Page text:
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Cosmetics, also known as make-up, are substances or products used to enhance the appearance or scent of the body.


  • Or he might say: 'Whereas some recluses and brahmins, while living on the food offered by the faithful, enjoy the use of such devices for embellishing and beautifying themselves as the following: rubbing scented powders into the body, massaging with oils, bathing in perfumed water, kneading the limbs, mirrors, ointments, garlands, scents, unguents, face-powders, make-up, bracelets, head-bands, decorated walking sticks, ornamented medicine-tubes, rapiers, sunshades, embroidered sandals, turbans, diadems, yaktail whisks, and long-fringed white robes — the recluse Gotama abstains from the use of such devices for embellishment and beautification.'
  • This is back in the days when you kind of look at the can and there's no major skull and crossbones on it. So you think, 'This is OK to spray on someone's face.' Nowadays it's a whole different ballgame when it comes to safety and safety data sheets and all that. But back then, you'd smell it and go, 'It's extremely flammable, and there's some smoke skull and crossbones down here, but I think we'll be OK.'
  • A painted Whoore, the maske of deadly sin,
    Sweet faire without, and stinking foule within.
  • This Casket India’s glowing Gems unlocks,
    And all Arabia breathes from yonder Box.
    The Tortoise here and Elephant unite,
    Transform’d to Combs, the speckled and the white.
    Here Files of Pins extend their shining Rows,
    Puffs, Powders, Patches, Bibles, Billet-doux.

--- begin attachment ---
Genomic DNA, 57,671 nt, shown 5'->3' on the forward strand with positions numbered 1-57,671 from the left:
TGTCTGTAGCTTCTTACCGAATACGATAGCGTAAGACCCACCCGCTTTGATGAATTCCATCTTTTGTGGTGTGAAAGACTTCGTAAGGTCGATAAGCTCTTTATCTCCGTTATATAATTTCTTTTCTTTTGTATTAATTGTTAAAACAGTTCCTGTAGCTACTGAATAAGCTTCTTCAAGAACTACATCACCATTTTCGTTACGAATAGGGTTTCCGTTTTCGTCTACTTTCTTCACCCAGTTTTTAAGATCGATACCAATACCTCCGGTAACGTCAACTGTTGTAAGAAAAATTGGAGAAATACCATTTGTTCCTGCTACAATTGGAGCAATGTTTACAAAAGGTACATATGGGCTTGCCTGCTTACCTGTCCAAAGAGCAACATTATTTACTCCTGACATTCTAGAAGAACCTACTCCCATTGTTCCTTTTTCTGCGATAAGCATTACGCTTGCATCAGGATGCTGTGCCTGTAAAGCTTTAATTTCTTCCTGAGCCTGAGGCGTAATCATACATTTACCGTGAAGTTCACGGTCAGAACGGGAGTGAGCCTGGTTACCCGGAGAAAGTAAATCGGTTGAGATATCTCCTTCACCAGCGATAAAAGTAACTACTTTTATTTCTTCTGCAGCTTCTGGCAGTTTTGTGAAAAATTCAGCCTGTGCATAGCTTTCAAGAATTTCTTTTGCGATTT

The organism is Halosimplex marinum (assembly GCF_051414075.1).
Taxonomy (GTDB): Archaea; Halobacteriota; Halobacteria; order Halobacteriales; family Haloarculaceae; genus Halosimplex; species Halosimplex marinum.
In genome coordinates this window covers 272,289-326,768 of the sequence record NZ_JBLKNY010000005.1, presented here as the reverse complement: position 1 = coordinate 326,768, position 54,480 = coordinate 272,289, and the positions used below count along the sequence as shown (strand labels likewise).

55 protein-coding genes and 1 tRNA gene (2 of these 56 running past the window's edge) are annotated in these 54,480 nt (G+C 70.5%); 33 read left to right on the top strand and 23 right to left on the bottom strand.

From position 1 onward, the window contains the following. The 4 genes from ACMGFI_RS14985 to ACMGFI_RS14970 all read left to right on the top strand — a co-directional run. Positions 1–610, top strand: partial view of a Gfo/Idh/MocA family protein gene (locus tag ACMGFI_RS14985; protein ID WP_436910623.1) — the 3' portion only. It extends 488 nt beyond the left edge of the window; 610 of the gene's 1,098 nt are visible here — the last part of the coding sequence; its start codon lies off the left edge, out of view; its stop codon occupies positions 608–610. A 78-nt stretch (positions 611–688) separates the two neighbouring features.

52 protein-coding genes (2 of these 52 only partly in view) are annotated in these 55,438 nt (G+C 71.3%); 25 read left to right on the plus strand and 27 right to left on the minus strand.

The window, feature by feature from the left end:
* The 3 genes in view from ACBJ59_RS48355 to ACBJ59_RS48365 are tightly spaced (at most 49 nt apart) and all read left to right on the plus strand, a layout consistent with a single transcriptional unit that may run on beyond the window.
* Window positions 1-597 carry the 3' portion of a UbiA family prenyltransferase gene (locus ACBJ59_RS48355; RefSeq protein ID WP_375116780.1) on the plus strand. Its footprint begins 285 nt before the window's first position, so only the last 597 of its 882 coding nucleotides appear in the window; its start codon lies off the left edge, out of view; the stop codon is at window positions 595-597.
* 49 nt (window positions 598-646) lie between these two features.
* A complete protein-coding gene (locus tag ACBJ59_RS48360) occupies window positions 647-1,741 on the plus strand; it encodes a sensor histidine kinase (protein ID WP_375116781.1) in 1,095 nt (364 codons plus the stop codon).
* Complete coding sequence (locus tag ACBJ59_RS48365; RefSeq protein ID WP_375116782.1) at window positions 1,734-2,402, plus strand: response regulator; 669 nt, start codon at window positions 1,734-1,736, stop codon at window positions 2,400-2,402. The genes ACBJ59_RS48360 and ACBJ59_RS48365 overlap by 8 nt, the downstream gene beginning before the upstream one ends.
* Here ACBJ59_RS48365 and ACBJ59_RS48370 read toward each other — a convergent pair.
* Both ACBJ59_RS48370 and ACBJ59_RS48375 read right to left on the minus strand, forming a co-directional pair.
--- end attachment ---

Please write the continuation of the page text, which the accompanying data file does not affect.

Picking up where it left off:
Now awful Beauty puts on all its Arms;
    The Fair each moment rises in her Charms.
  • Go see the wholesome Country Girles make hay,
        Whose browne hath lovelier grace,
        Than any painted face,
            That I doe know
            Hyde-Parke can show.
    • Thomas Randolph, "An Ode to Mr. Anthony Stafford to hasten him into the Country" in Poems (1638)
  • Hamlet [to Yorick's skull]: Now get you to my lady's chamber, and tell her, let her paint an inch thick, to this favour she must come; make her laugh at that.
  • Hence away, you Sirens, leave me,
      And unclasp your wanton arms;
    Sug’red words shall ne’er deceive me
      Though you prove a thousand charms.
          Fie, fie, forbear;
          No common snare
      Could ever my affection chain;
          Your painted baits
          And poor deceits
      Are all bestowed on me in vain.
  • But one admirer has the painted lass;
    Nor finds that one, but in her looking-glass:
    Yet Laura’s beautiful to such excess,
    That all her art scarce makes her please us less.
    To deck the female cheek, he only knows,
    Who paints less fair the lily, and the rose.
    How gay they smile! Such blessings nature pours,
    O’erstock’d mankind enjoy but half her stores:
    In distant wilds, by human eyes unseen,
    She rears her flowers, and spreads her velvet green:
    Pure gurgling rills the lonely desert trace,
    And waste their music on the savage race.
    Is nature then a niggard of her bliss?
    Repine we guiltless in a world like this?
    But our lewd tastes her lawful charms refuse,
    And painted art’s depraved allurements choose.
    • Edward Young, "Satire V. On Women" in Love of Fame, the Universal Passion (1728)
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